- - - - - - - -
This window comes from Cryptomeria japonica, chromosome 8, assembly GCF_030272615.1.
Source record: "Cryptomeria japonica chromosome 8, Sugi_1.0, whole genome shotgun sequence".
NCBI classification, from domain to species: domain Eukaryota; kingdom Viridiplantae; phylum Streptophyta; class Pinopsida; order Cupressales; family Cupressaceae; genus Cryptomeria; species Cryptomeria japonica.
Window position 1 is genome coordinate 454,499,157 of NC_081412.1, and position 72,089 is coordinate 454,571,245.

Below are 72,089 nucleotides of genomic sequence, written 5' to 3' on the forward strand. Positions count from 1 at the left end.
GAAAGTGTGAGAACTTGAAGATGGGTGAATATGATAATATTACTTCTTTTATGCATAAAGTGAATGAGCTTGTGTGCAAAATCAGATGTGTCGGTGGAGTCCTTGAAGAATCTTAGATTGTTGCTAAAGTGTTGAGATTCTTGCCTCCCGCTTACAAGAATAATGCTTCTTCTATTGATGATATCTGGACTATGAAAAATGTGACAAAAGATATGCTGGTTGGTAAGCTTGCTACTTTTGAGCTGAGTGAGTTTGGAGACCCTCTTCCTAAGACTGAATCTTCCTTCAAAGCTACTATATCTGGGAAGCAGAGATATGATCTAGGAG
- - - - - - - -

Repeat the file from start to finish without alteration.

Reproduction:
This window comes from Cryptomeria japonica, chromosome 8, assembly GCF_030272615.1.
Source record: "Cryptomeria japonica chromosome 8, Sugi_1.0, whole genome shotgun sequence".
NCBI classification, from domain to species: domain Eukaryota; kingdom Viridiplantae; phylum Streptophyta; class Pinopsida; order Cupressales; family Cupressaceae; genus Cryptomeria; species Cryptomeria japonica.
Window position 1 is genome coordinate 454,499,157 of NC_081412.1, and position 72,089 is coordinate 454,571,245.

Below are 72,089 nucleotides of genomic sequence, written 5' to 3' on the forward strand. Positions count from 1 at the left end.
GAAAGTGTGAGAACTTGAAGATGGGTGAATATGATAATATTACTTCTTTTATGCATAAAGTGAATGAGCTTGTGTGCAAAATCAGATGTGTCGGTGGAGTCCTTGAAGAATCTTAGATTGTTGCTAAAGTGTTGAGATTCTTGCCTCCCGCTTACAAGAATAATGCTTCTTCTATTGATGATATCTGGACTATGAAAAATGTGACAAAAGATATGCTGGTTGGTAAGCTTGCTACTTTTGAGCTGAGTGAGTTTGGAGACCCTCTTCCTAAGACTGAATCTTCCTTCAAAGCTACTATATCTGGGAAGCAGAGATATGATCTAGGAG